Why do we have to have so many different partitions and filesystems on a Linux system?
A hard disk is divided into partitions – separate sections that each act as though they were a disk. Each partition then uses a filesystem to store data on that partition.
Why does Linux use more than one? Windows doesn’t!
Keeping different types of data separate can improve performance and security.
Keeping swap data on a dedicated filesystem is more efficient than keeping it inside a file inside a directory on the filesystem of your root partition. A rogue process can mess up swap, but it won’t touch anything else.
So swap and a root partition, like Ubuntu uses, is sufficient?
Sufficient, yes, but not optimal. At the very least, a desktop system (and that includes laptops) should use a separate partition for the home directory. That keeps your personal settings and data separate from the operating system files.
Why would I want to do that?
At some time, you will want to try a different distro, or install a later version of your existing distro. If everything is in the root partition, it will all be wiped by the installation and you would have to back up all your settings and files to an external drive before you could install. With a separate home partition, a well-behaved installer will leave your data intact. After the installation, you can boot the machine and start using it just as you did with the old setup.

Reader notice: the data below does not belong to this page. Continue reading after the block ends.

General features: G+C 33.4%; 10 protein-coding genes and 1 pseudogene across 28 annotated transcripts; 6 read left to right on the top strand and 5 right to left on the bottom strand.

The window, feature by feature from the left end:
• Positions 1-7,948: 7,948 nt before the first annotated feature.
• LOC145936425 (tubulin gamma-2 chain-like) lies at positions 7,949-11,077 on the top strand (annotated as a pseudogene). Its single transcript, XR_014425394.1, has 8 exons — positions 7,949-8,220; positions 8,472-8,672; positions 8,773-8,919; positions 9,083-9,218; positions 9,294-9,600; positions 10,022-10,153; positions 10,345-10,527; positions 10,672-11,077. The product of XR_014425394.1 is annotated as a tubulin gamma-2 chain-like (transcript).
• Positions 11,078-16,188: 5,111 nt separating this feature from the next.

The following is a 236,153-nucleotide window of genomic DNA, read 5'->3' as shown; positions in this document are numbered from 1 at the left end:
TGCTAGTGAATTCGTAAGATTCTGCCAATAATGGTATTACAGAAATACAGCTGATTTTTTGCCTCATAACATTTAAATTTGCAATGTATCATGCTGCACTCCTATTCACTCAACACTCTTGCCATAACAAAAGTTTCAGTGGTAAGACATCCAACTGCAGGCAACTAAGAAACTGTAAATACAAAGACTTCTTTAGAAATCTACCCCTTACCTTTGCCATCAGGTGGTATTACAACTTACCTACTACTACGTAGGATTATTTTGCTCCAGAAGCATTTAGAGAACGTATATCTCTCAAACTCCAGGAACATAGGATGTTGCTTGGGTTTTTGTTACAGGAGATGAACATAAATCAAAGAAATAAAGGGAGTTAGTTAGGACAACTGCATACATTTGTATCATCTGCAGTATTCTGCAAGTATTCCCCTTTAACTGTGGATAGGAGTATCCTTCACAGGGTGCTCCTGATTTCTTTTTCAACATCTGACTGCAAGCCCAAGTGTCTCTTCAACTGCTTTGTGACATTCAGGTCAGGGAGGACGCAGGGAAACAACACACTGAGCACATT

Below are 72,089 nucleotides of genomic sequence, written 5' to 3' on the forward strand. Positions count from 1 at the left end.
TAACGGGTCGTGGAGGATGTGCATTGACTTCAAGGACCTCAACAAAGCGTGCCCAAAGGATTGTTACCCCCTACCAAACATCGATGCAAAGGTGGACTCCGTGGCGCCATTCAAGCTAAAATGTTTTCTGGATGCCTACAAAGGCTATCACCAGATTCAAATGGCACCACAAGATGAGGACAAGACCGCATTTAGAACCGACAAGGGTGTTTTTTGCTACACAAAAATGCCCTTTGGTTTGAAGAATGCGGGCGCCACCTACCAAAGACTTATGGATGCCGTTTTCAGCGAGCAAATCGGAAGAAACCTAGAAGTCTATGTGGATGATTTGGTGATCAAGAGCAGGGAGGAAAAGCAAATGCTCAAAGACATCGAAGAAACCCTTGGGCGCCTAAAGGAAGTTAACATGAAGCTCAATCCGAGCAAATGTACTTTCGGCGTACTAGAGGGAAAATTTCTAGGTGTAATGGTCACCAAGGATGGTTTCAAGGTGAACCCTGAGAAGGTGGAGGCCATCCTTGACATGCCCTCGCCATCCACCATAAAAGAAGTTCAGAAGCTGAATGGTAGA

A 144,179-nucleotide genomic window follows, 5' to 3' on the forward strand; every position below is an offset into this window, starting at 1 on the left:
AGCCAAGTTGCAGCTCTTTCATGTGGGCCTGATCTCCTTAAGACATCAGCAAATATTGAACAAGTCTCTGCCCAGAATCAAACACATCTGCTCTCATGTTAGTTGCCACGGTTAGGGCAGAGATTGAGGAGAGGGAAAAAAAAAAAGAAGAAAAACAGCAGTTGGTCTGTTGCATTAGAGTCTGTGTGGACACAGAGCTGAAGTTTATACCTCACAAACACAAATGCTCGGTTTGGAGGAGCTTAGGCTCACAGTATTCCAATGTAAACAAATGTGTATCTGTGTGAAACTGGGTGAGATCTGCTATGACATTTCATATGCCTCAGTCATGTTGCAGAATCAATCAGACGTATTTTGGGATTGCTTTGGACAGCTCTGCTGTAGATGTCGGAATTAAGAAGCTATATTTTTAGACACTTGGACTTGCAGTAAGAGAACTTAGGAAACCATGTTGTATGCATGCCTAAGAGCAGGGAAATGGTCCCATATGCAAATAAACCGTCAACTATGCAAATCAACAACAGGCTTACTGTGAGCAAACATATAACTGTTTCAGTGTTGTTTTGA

Are there any other partitions I should have?
For a server, a separate filesystem for /var is definitely a good idea. It is also useful for desktops as a runway process filling up the system logfiles, kept in /var/log, won’t use up all the disk space used by the operating system files.
There are so many types of filesystem – why do we need ext2, ext3, reiserfs, XFS, jfs and the rest?
Each filesystem has its own strengths and weaknesses. Ext2 is the original Linux filesystem and is very fast but doesn’t handle sudden shutdowns very well.
Ext3 is a journaled filesystem, as are the others, which means that recovery in the event of a crash or power failure is faster and more reliable, at the expense of a small performance hit. Reiserfs is particularly good with small files, both in efficient use of space and speed. XFS is particularly fast with large files but it handles power failures poorly so is best on something with battery backup. Ext4 combines many of the advantages of other filesystems, and Btrfs is new hut promises much more.
Which is best?
That’s like asking whether Vi is better than Emacs or KDE better than Gnome, so I’ll pass on that one.